Planning for Your Financial Future


Retirement is a new phenomenon made possible by longevity of the modern generation. At the turn of the century the average person lived to age forty-seven as compared to the average person today who lives well into their seventies or eighties. Over the last thirty plus years the length of life has been even more dramatic. In 1960 Social Security cut 2,000 checks for Americans aged 100 years; and it estimates by the year 2010, it will be sending out 100,000 monthly deposits to centenarians. In Smart Money’s, April, 2007 Retirement Guide they stated: In 1950 the average retirement age for American males was 70, while life expectancy for 65-year-olds was 78.1, so U.S. men had an average “retirement period” of 8.1 years.  By 1990, with people retiring earlier and living longer, that interval had grown to 17.7 years.  By 2020, according to the Center for Retirement Research at Boston College, it will stretch to 20 years, with an ever-growing cadre of retirees cracking the 30-year mark (Page 60).”

Much of this is due to modern medical technology, drugs and vaccines that have wiped out former killer diseases such as measles and small pox; but it is also due in part to the preventive lifestyle that has become part of our culture. Because of this new era of living longer one of the most vital questions that individuals and couples need ask as they look towards retirement is “How much money will I/We need to live on in retirement? Or put another way is “How will I/We foot the bills?’’ Other questions that are equally important are “Do I /we have enough? And is this “enough” just to survive or will we live comfortably through our sunset years. You may have been fortunate to have planned for your retirement and can now concentrate your energies on where you are going to retire and what sort of lifestyle you and your spouse will be able enjoy. However, the largest majority of individuals and married couples, particularly among the baby boomer generation (1947-1964) have not planned sufficiently and will have to take the above questions seriously if they are going to have any sort of retirement.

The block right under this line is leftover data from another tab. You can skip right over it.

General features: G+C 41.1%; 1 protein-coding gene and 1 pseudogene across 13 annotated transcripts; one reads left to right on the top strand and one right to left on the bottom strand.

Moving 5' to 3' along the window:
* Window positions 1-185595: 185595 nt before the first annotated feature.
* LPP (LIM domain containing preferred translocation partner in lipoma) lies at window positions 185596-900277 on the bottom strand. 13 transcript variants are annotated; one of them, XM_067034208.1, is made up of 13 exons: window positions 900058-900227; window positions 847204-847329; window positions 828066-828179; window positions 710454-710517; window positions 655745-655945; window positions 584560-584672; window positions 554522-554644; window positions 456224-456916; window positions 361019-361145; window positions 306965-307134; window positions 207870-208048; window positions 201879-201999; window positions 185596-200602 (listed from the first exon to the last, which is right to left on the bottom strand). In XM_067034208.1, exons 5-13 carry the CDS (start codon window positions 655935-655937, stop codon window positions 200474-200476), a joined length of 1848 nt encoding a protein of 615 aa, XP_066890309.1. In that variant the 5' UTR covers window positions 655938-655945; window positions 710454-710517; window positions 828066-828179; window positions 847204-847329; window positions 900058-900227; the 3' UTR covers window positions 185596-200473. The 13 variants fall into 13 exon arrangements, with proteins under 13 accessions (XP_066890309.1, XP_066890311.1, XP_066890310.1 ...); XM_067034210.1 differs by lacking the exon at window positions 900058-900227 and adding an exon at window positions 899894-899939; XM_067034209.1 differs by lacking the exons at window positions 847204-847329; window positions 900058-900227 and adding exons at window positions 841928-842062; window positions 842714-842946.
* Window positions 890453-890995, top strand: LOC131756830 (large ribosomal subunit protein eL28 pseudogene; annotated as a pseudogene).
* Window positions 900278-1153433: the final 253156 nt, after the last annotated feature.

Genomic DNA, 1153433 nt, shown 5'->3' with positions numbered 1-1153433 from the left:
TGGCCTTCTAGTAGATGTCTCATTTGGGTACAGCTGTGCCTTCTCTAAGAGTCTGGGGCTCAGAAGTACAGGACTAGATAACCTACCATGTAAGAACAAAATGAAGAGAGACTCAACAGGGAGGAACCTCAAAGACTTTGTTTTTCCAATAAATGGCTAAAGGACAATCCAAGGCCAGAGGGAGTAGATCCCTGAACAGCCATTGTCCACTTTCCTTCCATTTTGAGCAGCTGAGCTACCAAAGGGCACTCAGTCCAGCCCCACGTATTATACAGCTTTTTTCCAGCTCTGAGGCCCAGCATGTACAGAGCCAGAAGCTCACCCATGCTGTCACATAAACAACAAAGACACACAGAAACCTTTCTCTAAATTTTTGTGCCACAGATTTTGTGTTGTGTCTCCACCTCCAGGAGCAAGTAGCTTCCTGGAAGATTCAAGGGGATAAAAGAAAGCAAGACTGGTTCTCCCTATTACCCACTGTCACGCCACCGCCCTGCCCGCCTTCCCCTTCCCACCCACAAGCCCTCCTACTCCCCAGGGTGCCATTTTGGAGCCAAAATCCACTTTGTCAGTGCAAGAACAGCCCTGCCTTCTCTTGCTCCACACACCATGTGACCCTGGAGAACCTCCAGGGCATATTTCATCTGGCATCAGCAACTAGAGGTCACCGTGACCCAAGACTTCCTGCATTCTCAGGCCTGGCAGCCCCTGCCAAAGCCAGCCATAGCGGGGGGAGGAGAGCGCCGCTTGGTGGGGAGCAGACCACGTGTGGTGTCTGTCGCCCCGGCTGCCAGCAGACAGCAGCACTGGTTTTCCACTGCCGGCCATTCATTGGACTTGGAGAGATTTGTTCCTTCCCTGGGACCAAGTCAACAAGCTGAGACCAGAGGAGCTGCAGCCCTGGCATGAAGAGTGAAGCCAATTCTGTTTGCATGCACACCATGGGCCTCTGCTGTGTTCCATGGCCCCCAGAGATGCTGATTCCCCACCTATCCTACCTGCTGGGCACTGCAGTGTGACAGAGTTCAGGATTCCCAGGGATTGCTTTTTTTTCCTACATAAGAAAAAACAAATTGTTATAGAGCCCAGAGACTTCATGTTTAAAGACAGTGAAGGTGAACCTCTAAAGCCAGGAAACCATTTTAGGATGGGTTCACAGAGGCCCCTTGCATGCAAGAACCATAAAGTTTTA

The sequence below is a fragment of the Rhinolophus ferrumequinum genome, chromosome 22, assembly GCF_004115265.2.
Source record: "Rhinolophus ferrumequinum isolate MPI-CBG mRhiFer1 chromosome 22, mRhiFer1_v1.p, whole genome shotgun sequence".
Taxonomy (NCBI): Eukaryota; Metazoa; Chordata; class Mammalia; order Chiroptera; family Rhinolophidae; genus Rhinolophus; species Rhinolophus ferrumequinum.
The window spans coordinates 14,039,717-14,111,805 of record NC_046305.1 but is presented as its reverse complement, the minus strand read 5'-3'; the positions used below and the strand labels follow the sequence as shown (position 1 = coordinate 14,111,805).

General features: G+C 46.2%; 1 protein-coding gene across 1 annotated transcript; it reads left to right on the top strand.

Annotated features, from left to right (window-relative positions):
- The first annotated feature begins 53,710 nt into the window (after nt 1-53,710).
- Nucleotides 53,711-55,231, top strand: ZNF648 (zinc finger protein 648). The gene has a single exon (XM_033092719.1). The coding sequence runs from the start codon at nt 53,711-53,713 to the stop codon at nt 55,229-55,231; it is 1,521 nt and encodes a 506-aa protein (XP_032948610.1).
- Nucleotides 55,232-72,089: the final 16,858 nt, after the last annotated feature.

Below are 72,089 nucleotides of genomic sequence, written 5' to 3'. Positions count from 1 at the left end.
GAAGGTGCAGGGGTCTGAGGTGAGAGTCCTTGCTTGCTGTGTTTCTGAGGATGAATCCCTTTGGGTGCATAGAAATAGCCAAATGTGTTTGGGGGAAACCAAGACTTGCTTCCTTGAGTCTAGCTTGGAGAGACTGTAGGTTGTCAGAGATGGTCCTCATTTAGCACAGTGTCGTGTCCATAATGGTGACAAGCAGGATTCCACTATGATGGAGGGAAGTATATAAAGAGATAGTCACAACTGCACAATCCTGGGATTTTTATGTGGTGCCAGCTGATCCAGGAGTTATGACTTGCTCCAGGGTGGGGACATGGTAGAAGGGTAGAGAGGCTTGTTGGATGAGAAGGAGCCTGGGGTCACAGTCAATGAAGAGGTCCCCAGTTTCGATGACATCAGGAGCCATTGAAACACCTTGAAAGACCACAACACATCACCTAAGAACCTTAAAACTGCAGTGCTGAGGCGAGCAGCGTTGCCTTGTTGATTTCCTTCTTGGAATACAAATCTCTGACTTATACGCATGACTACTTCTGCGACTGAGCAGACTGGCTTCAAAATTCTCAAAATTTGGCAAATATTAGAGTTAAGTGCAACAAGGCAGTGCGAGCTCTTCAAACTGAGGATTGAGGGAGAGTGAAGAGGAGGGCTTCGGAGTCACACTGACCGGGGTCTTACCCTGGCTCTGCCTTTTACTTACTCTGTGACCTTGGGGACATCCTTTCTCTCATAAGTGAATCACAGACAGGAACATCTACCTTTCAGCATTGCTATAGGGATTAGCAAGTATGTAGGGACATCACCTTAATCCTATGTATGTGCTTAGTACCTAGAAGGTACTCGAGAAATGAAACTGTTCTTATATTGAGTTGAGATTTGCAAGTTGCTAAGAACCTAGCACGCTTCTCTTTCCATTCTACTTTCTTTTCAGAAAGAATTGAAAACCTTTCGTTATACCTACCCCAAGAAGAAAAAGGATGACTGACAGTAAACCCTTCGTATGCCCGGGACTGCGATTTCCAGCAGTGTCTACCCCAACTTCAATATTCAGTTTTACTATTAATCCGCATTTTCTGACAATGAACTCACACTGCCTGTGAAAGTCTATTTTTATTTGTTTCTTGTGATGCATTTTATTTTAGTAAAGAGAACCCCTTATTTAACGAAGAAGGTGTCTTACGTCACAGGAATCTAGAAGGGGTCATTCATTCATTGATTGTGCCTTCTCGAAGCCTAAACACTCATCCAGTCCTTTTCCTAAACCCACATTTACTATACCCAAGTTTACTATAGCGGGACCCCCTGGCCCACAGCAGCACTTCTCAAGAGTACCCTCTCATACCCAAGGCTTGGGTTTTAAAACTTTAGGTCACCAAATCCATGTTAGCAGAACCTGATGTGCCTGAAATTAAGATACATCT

However, before you start calculating how much you will need financially for your retirement years, you need to first ask this important question: Do I really want to retire? And if not now, when? Remember, if you retire at fifty-five and live to the ripe old age of ninety-five you will have spent as much time in retirement as you have in the working period of your life. If you wait until you are sixty you will still spend over one third of your life in the “golden years”. In fact the current generation of Baby Boomers (those born between 1947-1964) are guinea pigs on whether a living longer and retiring younger is truly part of the “golden years,” unlike past generations who saw retirement as a brief period of respite from a lifetime of toil. 

If you answered the number one question with a positive “Yes” in the paragraph above there are still further challenging questions you need to ask yourself: What will I do to fill-up my days with my newfound freedom? Where will I settle down? What about my social life, my friends and family?  One of the most difficult social aspects of retirement is that your personhood is no longer defined by your career. Particularly for men whose whole life has been wrapped up in their job retirement changes their sense of belonging and self-worth. As one person described it as when they announced they where planning to retire they became an invisible person. It was as if they had already quit and was no longer part of the organization they had spent a large portion of their career.

An other important aspect is in this third phase of your life are to make sure you having the positive attitude that you are retiring  “to” something, rather than “from” something. .” [Retire On Less Than You Think, page 6] One of the differences for those who retire in this new century is that they will probably have to subsidize about 10-15 percent of their income by continuing to be employed. However, it may be in a new field which in the past may have been just for fun such as playing tennis, but in retirement you will make it a part-time occupation teaching youngsters the skills of the game.  It also, could be an extension of your present career such as if you are a news journalist for a local paper you decide to do something you have always wanted to do and that is travel and at the same time write about your experiences in travel column or book. According to a number of national surveys over 80 percent of Baby Boomers intend to continue working at least part-time after their retirement. This third era of modern life is increasingly being viewed as an ongoing process and not a one-time event. Hence, today’s retirees do not consider retirement and work mutually exclusive.